The details of Micro Seiki's history are receding into the mist but here are some fragments I've pieced together. The company was founded in 1961, in Tokyo, as a maker of high-precision metal parts but was not primarily an audio company at first. It didn't get into the turntable business until 1976 with the massive DDX-1000, which accepted up to three tonearms simultaneously. The company continued to make turntables throughout the '70s and '80s. But it fell on hard times and shipped its last turntable in 2001. Even today Micro has a large international fan base, with its own forum at Vinyl Engine, and its own Yahoo Group. Historical details here and here.

Micro Seiki's eight or nine product lines boasted 89 turntables and 18 tonearms, according to a very helpful Dutch fan site, micro-seiki.nl. The assortment is epic, with belt drive and direct drive both well represented, and a variety of price points from entry level to bleeding edge. You can usually find some of them for sale on Ebay and Audiogon at prices ranging from less than $100 up to $20,000. Micro tonearms are comparatively rare—the best way to buy one is probably to buy the whole turntable. For the DIY fan, vintage and newly manufactured parts are for sale. Tiny parts. Loads of parts.

Excitement mounted as I browsed the Dutch site's library. By hovering the cursor over model after model, I quickly acquired an overview of the lines, and it was only a matter of time till I decided that my destiny lay in the belt-drive BL line. For six weeks or so I lurked on Ebay, waiting for my opportunity.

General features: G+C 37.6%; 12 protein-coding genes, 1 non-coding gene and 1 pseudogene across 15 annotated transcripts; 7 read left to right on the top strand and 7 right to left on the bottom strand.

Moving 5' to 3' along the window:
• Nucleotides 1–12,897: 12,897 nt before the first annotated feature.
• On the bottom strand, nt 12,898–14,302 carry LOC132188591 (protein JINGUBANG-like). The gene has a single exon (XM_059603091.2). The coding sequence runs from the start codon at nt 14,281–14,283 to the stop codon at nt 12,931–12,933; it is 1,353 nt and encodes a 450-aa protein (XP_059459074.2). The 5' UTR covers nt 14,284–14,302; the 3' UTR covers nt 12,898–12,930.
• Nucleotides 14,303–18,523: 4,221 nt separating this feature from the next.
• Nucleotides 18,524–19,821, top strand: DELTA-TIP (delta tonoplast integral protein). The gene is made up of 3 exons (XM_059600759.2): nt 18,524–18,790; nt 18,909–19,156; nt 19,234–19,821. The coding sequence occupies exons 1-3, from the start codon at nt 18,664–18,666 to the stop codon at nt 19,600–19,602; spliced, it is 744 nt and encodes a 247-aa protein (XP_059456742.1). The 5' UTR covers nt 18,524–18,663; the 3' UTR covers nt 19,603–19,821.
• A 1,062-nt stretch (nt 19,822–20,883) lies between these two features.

It came when I found a BL-51 for sale. This model came in two versions, the BL-51 (with straight tonearm) and BL-51X (with S-shaped tonearm). The seller had been using fishing twine in lieu of a rubber belt—no sweat, I'd buy a new one. He couldn't swear that the turntable produced a signal, because he'd already sold off his phono preamp, but he did verify that it could track a record. These circumstances may have depressed the final selling price. I won the bidding war for $491 plus $40 shipping and $14 each for a couple of separately purchased belts. The seller included an old Grado cartridge, which I replaced; a record clamp; and a gizmo that, when added to the tonearm, provides auto lift-off capability.

The seller was the original owner and apparently held the machine in high regard. I urged him to take whatever time he needed for a meticulous packing job. "Since you were so patient," he wrote to me, "I cleaned, oiled and waxed the base and citrus-oiled the dustcover. The table looks spectacular—nearly brand new." His listing had honestly mentioned a couple of minor stress fractures near the dustcover hinges but I'm not fussy about that sort of thing. If I were, Micro dustcover replacements are available for about $140. The seller didn't have the original box or manual but took care in double-boxing the turntable and packing its counterweight and platter separately to avoid damaging the tonearm and main bearing. I will always be grateful to this unmet friend.